Daniel A. Tanner - Jan 5, 2014
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In 2013, 2.5 million medical tourists came to Thailand – spending the equivalent of 4 billion dollars – with such diverse origins as the UK, US, Gulf Arab States and Vietnam. Medical tourism is no new fad, with many patients travelling to foreign shores for a number of specialist treatments or perks they cannot receive at home, but the industry is reaching impressive heights in Thailand.

With this surge in popularity for Thai healthcare, it is no surprise that the government has made the industry a top priority; in fact, it is a national goal that Thailand will become the biggest Asian medical hub in the next three years. The increased interest from countries like Myanmar and Vietnam show that the wheels are already in motion.

The director of Bumrungrad International Hospital, Kenneth Mays, talks positively about the way the source countries’ “economy is growing fast but the healthcare sector lags behind” – meaning even more money is likely to come the way of Thailand.

For many, it makes much more sense to fly over the borders to receive top quality treatment, pay lower prices and avoid long queues than to stay at home. What makes this trend even more interesting, and more appealing to its Thai supporters, is that many of these medical tourists are not after complex or specialist treatments and there is, therefore, a wide range of patients to treat.

Not Everyone Is Welcoming Medical Tourists with Open Arms

Obviously, this potential place on the global map is being seen as a positive step by many, and numerous supporters are encouraging governmental projects to increase growth in this area; however, there are also a number of protesters that see the negative side to the venture. It is worth remembering that medical tourism is a private sector that benefits foreign patients and while they get to enjoy the talents of doctors and lower costs, the Thai public may suffer from a lack of resources and increased prices.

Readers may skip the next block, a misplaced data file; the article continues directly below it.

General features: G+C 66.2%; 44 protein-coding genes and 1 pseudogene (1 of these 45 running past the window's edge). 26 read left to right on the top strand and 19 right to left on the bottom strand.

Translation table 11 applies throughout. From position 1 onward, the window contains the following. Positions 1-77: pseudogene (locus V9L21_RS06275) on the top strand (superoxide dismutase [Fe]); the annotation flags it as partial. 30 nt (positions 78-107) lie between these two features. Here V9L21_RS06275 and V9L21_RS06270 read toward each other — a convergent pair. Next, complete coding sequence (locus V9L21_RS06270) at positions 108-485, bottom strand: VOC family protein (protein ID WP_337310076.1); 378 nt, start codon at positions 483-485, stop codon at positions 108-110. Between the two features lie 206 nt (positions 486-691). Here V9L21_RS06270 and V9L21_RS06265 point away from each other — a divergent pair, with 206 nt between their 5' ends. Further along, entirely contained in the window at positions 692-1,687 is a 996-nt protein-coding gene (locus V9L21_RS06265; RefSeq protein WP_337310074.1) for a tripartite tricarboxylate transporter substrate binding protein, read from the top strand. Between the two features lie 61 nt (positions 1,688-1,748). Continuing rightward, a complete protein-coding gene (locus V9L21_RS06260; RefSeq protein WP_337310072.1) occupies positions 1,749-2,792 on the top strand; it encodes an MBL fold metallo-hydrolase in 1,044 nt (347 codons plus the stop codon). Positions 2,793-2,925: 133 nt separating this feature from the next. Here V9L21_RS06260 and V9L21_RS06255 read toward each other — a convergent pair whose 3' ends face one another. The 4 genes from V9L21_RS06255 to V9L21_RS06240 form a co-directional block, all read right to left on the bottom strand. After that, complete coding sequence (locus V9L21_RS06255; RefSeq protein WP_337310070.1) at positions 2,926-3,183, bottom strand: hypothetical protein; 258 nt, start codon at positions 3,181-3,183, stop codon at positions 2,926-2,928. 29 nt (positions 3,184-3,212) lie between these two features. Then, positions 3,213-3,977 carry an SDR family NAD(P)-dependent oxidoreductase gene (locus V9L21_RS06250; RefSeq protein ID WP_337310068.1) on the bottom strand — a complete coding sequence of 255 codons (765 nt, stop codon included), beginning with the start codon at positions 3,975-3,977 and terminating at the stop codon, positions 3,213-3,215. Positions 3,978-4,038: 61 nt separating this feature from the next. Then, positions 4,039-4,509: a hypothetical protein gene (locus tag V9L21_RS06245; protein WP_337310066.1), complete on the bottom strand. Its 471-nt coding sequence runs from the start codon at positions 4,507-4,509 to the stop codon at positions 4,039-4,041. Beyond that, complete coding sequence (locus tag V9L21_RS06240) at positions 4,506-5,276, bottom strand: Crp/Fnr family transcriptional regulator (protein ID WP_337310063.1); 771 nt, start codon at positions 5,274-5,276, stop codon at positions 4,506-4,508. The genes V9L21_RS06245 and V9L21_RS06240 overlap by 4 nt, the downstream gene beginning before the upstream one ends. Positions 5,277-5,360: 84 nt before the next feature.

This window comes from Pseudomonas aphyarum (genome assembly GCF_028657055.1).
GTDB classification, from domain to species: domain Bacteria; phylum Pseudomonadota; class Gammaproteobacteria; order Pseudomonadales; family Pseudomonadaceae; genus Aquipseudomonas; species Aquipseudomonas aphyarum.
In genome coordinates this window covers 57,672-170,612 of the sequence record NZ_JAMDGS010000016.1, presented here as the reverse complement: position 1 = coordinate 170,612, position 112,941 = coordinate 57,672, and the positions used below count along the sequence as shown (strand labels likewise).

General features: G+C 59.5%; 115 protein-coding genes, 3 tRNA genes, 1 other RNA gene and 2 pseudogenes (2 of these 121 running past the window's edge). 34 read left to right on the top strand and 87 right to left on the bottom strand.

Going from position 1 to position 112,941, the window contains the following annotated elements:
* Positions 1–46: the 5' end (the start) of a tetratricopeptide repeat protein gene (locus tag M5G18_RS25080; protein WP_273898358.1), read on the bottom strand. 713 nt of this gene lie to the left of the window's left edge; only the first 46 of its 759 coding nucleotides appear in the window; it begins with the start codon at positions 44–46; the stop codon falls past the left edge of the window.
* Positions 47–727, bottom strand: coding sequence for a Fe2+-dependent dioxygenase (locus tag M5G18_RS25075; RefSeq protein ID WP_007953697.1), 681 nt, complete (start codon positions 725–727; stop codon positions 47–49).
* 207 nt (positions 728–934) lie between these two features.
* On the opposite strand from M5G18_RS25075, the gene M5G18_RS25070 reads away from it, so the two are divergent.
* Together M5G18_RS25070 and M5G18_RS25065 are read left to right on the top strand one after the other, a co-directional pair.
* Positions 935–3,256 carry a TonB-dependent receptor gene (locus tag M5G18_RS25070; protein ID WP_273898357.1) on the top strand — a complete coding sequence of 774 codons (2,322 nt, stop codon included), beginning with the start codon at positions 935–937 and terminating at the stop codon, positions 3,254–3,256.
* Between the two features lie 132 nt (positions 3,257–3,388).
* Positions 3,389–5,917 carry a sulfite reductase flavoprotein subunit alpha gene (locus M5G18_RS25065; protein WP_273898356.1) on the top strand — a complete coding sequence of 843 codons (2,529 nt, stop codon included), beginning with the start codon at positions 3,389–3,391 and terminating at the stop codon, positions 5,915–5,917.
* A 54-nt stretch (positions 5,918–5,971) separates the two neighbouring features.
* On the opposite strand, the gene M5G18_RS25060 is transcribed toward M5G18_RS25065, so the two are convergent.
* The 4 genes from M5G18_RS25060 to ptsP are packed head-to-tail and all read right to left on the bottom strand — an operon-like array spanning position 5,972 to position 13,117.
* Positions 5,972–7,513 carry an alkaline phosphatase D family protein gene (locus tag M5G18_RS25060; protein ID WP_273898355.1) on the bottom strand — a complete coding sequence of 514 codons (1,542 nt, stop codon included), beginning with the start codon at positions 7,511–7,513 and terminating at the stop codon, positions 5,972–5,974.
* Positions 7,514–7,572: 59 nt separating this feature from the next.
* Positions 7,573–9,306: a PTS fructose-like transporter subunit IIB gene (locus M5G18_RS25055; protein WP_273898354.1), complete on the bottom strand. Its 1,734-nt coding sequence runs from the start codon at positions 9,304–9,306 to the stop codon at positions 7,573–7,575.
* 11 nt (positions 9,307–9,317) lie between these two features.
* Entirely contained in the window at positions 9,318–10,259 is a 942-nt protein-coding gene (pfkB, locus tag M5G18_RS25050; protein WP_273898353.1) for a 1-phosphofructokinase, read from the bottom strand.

Thailand prides itself on its skilled medics but hardly any foreign doctor is employed in the Thai hospitals. Thus, an already limited group of doctors may be stretched too far and taken out of the reach of the locals that need them just as much. Health Economics Research Director, Viroj Naranong, has echoed these concerns, going further by raising the potential problem of a lack of doctors to train the next generation, saying "with more and more patients coming in, it will draw a lot of resources ... especially from the teaching hospitals."

Is It the Right Approach for Thailand's Medical Industry?

With so much money entering the Thai economy and foreign tourists eagerly booking their flights to take advantage of the greater opportunities that the private clinics and hospitals can provide, it makes sense that the government is keen to expand the sector and entice even more customers – and the goal of becoming Asia's medical hub seems to be achievable.

The issue is whether this is the right focus for the the country to be adopting and while government proposals are understandable, so are the concerns for local healthcare and the long term effects on the sector.

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